“God allowed me to enter this prison to know him. Outside, I lived in debauchery. In this prison, I am a path of conversion and radical change of my mentalities. All this thanks to God and through you through the manifestation of His goodness in my life”.

In his letter of thanks, the chaplain explains the choice of the patron saint: Marcel Callo.

“Marcel Callo was deported by the German gestapo to the concentration camps in Germany. His motive: his detractors said that he was a Christian. He will die there at the age of 23.  During his detention, he devoted his time to serving his brothers. Today, following Christ, through daily prayers, Eucharistic celebrations by the priests of the Sacred Heart and catechesis, the Marcel Callo community continues the work of evangelization within the prison. This environment makes everyone happy. »

 

ACN has promised to continue supporting the prison ministry in Cameroon and has just approved a $13,590 project for pastoral care of prisoners in the main prisons of Kumbo and Nkambe in the Anglophone area of the country.

ACN Project of the Week – Help for seminarians in Congo

03.10.2018 in ACN BENEFACTORS, ACN Canada, ACN International, ACN PROJECTS, Adapted by Amanda Bridget Griffin, Africa, Africa, By ACN Project Services

Republic of Congo (Brazzaville)

Help for the training of 83 seminarians

The statistics reflecting the numbers of the Catholic Church in Africa represent something of a record holder. For one in every nine priests, one in every four seminarians and one in every six lay Catholics in the world hail from this continent!

 

Seminarians in training – Brazzaville, Congo

Many of the seminaries are bursting at the seams, and—in contrast with other parts of the world—the number of priests is actually growing year after year. However, in the Republic of the Congo—also known as Congo Brazzaville—the Catholic faith is only now experiencing a somewhat slow revival owing to the fact that from 1969 to 1991, the country was under a communist regime and the Church suffered widespread repression and reprisals as a result.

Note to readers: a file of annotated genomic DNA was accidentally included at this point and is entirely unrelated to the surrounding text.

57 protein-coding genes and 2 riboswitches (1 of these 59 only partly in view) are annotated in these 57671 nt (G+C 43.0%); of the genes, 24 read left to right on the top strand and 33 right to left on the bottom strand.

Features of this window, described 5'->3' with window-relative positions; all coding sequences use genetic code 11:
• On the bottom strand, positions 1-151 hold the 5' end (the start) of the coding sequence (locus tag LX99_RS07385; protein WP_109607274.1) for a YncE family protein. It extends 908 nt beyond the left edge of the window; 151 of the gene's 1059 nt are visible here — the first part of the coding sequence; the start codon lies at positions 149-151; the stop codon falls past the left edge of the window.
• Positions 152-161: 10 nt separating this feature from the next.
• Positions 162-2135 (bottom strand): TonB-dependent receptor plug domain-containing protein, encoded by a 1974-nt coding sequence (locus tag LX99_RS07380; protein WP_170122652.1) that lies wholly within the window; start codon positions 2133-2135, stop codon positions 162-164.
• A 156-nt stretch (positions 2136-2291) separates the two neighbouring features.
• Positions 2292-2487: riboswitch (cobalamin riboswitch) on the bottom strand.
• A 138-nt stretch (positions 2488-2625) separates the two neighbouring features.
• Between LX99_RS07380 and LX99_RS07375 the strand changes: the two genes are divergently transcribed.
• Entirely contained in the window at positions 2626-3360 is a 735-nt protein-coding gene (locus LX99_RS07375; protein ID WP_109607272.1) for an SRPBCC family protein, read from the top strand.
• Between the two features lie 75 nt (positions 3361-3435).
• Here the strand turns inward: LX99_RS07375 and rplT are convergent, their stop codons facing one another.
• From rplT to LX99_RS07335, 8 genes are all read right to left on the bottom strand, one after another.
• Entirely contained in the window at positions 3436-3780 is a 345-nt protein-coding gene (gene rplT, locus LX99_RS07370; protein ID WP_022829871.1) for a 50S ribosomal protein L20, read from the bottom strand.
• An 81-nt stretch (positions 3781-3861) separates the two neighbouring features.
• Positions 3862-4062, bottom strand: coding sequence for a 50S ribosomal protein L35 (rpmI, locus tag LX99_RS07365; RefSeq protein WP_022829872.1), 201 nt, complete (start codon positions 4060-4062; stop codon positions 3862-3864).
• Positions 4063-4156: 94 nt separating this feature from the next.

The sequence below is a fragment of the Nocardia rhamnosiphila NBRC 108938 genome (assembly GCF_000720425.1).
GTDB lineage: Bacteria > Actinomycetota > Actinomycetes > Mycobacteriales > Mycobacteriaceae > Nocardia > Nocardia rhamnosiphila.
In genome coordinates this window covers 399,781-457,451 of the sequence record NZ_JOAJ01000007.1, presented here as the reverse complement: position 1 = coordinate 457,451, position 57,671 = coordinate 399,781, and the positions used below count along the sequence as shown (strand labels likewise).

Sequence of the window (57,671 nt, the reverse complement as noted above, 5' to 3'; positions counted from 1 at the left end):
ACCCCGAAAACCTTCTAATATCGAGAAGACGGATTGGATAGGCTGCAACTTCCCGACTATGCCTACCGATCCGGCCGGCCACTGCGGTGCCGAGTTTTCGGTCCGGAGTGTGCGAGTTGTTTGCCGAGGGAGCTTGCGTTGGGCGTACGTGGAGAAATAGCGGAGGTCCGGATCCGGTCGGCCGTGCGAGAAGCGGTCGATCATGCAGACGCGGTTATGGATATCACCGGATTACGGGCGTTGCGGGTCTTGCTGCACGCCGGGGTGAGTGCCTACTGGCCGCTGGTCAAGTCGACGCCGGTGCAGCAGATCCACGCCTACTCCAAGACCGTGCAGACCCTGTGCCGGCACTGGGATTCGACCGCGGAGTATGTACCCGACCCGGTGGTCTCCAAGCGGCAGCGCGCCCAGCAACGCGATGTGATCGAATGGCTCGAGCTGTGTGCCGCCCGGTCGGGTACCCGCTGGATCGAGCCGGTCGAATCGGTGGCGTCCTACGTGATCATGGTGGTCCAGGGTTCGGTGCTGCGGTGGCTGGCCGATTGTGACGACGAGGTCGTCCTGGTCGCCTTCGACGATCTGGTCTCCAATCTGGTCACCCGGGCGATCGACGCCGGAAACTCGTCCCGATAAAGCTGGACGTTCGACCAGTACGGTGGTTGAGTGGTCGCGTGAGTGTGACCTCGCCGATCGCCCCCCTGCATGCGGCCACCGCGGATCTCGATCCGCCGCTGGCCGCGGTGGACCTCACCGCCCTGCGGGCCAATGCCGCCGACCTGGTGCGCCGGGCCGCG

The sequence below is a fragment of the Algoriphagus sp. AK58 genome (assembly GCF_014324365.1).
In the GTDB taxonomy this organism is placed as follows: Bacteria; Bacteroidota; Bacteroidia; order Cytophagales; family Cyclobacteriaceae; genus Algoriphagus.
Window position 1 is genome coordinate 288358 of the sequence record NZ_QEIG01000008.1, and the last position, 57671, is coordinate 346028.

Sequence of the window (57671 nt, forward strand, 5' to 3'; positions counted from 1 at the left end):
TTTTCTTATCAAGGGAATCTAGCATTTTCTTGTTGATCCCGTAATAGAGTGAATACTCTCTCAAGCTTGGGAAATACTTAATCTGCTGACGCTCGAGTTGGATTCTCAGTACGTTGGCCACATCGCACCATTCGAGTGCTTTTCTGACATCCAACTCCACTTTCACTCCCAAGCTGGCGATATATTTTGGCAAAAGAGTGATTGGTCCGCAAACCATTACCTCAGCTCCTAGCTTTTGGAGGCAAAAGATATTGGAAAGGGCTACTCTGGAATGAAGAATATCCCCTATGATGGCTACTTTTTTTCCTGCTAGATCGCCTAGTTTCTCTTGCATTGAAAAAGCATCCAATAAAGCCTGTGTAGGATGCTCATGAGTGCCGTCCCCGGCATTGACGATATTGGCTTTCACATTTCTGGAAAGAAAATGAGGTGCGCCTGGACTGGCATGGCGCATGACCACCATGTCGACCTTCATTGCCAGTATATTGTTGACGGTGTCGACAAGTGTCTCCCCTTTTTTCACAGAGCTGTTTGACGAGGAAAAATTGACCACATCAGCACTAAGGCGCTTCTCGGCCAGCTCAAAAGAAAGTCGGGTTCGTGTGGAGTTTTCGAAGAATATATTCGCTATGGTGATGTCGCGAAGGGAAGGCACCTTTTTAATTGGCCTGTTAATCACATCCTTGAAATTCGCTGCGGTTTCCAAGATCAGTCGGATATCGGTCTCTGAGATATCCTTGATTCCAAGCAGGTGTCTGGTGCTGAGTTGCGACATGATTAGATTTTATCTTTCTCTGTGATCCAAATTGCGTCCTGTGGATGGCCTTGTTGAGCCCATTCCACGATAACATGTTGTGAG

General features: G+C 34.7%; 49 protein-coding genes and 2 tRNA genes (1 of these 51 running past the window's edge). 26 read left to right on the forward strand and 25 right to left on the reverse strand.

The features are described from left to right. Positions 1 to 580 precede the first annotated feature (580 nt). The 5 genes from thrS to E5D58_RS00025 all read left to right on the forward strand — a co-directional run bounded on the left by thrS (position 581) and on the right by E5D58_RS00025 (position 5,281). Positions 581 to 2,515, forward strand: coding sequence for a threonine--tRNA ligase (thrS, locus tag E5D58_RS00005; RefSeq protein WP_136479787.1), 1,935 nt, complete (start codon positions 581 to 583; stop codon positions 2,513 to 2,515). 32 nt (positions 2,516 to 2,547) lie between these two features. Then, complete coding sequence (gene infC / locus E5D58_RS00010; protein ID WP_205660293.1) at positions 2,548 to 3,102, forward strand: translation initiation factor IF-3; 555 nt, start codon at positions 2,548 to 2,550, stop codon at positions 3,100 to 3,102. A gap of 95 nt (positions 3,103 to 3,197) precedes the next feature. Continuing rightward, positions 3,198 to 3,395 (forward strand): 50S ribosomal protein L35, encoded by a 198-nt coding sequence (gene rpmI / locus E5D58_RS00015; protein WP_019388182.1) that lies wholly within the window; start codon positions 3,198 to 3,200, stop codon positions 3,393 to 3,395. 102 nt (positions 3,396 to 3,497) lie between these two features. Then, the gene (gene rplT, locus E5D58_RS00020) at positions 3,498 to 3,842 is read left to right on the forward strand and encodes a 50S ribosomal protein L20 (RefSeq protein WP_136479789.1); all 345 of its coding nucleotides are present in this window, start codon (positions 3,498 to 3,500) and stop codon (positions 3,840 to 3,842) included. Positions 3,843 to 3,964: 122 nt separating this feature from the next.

Today, approximately one third of the country’s 5 million inhabitants are Catholic. However, despite decades of oppression and the fact that the priests in this country must often live and work in conditions of extreme poverty—in many cases minister to vast territories—vocations are still plentiful. In the country’s only major seminary, situated in the capital Brazzaville, 83 young men are currently training for the priesthood. Last year six new priests were ordained and 11 seminarians were ordained to the diaconate.

 

 

In order to ensure these future priests receive a sound and solid formation, ACN is supporting the Brazzaville Seminary as it has done in previous years. This time though, we are proposing to give $22,650 so these 83 young men can continue serenely on their path to the priesthood.

Are you in inspired by this projects supporting seminarians? If you would like to help create more projects such as this, simply click above – to donate.

Central Africa Tuesday’s attack: The number of deaths increase

04.05.2018 in ACN France, ACN International, ACN PRESS, Africa, Africa, Central African Republic, Central African Republic (CAR), Emergency Aid, International Catholic Charity Aid to the Church in Need, Journey with ACN, Julie Bourbeau

Photo: Father Albert Toungoumalé-Baba

Central Africa Tuesday’s attack:

Number of dead increased

The attack on the parish of Our Lady of Fatima in Bangui, the capital of Central Africa, on Tuesday, May 1, reportedly killed more than 20 people, including Father Albert Toungoumalé-Baba. Initially, it was already known that 15 parishioners and Father Albert had been killed. Father Albert, who we met during an ACN delegation (it says AED) trip to Central African Republic , asked us for our continual prayers for peace in his country.